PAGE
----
Yesterday’s SAS Financial Services Executive Summit included a session titled “Big Data for the Next Big Idea,” which was moderated by SAS CMO and EVP Jim Davis , and included executives from organizations whose size tells me these people know exactly what big data is: Aditya Bhasin from Bank of America, Robert Kirkpatrick from the United Nations and A. Charles Thomas from USAA. And not coincidentally, each of these executives have responsibilities for areas that depend heavily on customer data – the core of the big data challenge.
Jim began the session by sharing that everybody has their own definition of big data, but one common theme is that it wouldn’t be big data unless it represented some form of an obstacle. Generally, it can be considered data that has gotten so large that it’s grown beyond the capabilities of the relationship databases in use and the processors to capture, store, search and analyze the data. And to solve big data, leading organizations are increasingly turning to High Peformance Analytics.
Big data is a segmentation issue
With 57 million customers, 29 million online banking users and 10 million mobile banking customers, Bank of America (B of A) has a relationship of some sort with 1 out of 2 customers in the Unted States - and they certainly know big data. For all those customers, they now hold about 65 Petabytes of data, and he confided that they probably use only 1% of it for analytics. Even so, imagine try to understand your customer segments when your 57 million customers are spread as far geographically as they might be in terms of preferred channels, usage profiles, credit worthiness and any number of factors. Clearly segmentation is not a trivial matter for B of A.
Big data is a social media issue
At the United Nations (UN), Robert Kirkpatrick is the Director of Global Pulse, which was launched in response to the 2009 global financial crisis. The UN observed that globalization has interconnected economies and people such that financial system shocks anywhere in the world can reverberate in ways that start unraveling decades of forward progress in combatting hunger, providing healthcare, etc. They use social media analytics to predict unemployment spikes just from the “mood” in social media. (How cool is THAT?) Two of the biggest social media platforms are Facebook and Twitter. Now that Facebook has over 900 million users, and Twitter has over 140 million users generating 340 million tweets daily, is this a big data issue for the UN? Of course it is.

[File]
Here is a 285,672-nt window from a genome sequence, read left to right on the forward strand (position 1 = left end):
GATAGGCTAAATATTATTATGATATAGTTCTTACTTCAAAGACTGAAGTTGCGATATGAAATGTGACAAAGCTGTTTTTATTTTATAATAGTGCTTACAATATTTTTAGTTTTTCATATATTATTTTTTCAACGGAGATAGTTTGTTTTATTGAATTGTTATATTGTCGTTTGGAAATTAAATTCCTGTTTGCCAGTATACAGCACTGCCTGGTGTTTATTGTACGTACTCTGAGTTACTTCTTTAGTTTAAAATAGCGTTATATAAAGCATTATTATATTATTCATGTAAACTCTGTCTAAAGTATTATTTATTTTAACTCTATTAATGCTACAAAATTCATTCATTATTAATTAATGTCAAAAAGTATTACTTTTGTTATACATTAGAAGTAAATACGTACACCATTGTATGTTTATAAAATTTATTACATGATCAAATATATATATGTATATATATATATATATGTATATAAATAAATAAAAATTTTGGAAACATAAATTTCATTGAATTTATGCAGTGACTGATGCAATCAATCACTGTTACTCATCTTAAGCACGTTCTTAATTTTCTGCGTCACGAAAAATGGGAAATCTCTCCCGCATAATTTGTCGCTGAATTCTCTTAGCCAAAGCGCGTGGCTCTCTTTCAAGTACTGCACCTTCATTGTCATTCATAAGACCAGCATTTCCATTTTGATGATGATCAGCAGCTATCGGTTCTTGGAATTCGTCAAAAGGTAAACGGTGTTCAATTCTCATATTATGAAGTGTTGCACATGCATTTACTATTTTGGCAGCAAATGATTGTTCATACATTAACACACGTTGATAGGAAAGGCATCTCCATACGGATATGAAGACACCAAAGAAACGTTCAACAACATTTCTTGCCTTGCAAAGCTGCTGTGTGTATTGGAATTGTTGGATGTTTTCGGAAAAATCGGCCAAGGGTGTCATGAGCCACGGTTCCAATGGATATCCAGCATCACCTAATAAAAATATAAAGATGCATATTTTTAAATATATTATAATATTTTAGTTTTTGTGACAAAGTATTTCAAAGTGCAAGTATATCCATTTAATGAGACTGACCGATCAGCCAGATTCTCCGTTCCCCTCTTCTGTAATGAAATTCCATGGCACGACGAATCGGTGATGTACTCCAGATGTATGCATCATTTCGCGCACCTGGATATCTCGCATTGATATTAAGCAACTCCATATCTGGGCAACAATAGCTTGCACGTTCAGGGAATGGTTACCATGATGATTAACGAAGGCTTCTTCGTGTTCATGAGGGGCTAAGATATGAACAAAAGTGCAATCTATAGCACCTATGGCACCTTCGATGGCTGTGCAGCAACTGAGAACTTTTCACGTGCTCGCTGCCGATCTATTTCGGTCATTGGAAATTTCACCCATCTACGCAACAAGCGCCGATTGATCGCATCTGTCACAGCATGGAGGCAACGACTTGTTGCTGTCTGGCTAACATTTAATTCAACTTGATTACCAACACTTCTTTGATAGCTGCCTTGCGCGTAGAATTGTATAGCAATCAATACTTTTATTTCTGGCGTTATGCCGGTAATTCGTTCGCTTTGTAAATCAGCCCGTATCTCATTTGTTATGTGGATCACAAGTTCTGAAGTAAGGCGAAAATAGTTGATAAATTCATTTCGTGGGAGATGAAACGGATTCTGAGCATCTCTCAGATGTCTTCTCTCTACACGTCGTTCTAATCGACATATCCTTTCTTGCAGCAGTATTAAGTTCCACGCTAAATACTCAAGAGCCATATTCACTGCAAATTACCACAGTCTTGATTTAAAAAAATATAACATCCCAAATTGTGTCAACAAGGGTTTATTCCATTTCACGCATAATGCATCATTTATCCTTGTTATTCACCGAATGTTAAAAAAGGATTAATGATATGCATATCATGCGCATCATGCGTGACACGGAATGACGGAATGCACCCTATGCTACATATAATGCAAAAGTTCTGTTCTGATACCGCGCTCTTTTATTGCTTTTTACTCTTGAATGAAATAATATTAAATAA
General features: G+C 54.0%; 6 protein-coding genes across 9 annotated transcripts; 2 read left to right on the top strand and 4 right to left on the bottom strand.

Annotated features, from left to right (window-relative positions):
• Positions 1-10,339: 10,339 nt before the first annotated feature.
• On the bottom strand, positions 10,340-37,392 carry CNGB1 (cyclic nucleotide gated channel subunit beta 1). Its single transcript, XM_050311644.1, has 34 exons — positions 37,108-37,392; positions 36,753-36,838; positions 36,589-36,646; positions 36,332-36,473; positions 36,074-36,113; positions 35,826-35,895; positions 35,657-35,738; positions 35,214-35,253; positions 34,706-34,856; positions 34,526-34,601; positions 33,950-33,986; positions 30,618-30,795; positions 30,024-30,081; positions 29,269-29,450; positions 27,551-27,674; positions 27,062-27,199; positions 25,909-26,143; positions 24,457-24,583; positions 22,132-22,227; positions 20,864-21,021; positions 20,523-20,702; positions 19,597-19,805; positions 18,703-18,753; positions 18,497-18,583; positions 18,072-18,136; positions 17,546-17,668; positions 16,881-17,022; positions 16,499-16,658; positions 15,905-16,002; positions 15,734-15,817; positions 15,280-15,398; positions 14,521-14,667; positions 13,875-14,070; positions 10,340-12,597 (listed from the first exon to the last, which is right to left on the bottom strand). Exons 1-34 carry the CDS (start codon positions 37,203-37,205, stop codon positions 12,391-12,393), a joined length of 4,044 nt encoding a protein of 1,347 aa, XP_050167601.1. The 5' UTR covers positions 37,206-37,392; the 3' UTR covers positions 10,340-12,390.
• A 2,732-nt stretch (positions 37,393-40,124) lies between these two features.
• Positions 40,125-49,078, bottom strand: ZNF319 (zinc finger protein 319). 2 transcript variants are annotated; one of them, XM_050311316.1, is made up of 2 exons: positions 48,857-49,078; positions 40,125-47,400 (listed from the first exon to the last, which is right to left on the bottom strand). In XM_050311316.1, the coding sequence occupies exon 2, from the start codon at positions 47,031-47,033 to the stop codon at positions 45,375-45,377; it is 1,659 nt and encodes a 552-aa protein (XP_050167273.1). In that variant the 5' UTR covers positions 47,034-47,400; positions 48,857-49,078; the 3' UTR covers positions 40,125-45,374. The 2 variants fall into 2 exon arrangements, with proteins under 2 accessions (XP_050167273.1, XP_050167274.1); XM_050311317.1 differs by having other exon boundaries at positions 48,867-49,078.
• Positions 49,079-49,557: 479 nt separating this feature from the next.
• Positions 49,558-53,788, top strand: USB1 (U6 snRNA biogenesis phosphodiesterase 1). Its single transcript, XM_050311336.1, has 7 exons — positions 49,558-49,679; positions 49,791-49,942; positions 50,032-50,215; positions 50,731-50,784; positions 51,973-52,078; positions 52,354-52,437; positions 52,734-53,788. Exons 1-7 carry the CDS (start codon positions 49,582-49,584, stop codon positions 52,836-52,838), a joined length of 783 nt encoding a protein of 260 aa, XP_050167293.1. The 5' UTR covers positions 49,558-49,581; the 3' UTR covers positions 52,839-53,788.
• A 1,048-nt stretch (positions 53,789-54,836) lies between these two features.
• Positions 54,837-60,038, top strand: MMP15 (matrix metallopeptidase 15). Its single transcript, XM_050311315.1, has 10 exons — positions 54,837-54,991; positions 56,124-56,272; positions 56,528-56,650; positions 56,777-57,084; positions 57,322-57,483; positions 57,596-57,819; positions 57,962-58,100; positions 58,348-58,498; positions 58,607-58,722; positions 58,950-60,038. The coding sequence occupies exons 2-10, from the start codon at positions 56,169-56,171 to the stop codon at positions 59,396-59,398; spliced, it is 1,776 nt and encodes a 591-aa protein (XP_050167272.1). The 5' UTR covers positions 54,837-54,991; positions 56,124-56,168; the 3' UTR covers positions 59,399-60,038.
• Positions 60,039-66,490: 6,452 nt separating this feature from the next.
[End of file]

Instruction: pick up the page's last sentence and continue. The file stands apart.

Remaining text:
Big data is a customer experience management issue
Charles from USAA spoke to the challenges of providing world-class service to its customers spread around the world at a time of great flux. USAA currently serves about 9 million members, and has recently expanded its focus to serve all military personnel and their families. With that change in scope from their original focus on just officers, that massive expansion in scope alone will bring big data challenges. Some of their members are on active duty at the four corners of the globe, or many of them may be in transit between assignments. They’ve responded with a strategic priority to develop an analytic culture, while trying to emphasize foresight and “what if” scenarios over historical review. The USAA focus on analytics has meant a cultural change where they’re developing analytical skills across the enterprise.
Big data is a customer loyalty issue
Aditya described a merchant-funded rewards program that B of A has rolled out called BankAmeriDeals. For customers that opt-in, they can have merchant deals offered directly to them and loaded onto their B of A card. The merchant wins because they benefit from data and analytics they do not have access to, and B of A benefits by cultivating preference and loyalty with both merchants and end customers. It’s potentially a very rewarding customer experience, but let’s conisder those millions of customers, multiplied by the number of retail institutions that take card transactions and we can understand once again how customer loyalty is a big data issue.
Managing big data is an imperative
Companies that ignore big data will do so at their peril, considering how customer expectations for real-time relevance are driving the need for informed interactions with them. At the same time, marketers face a real challenge to use customer and social media data while trying to avoid seeming creepy to customers. It’s a balancing act that will probably need to be struck by invoking the art of marketing while applying the science of analytics. The New York times article about the experience of uber-retailer Target is a great example of this situation. All panelists agreed that some element of being able to demonstrate to individuals that there is a benefit to allowing the analysis will be important to help strike that balance. In the broader context of a customer relationship, and with responsible use and maintaining transparency and authenticity, we may find that peoples’ definition of “creepy stalking” changes over time. Until then, we'll have to keep balacing.
No matter what, the realities of big data are not going away and marketers would be remiss to forgo the value in tapping in to all available customer data to be better marketers. For more details about big data, check out this great post by my colleague Alison Bolen summarizing her posts about big data by industry and by role.
That’s my two cents on big data. I’m curious to hear your take on it – please let me know!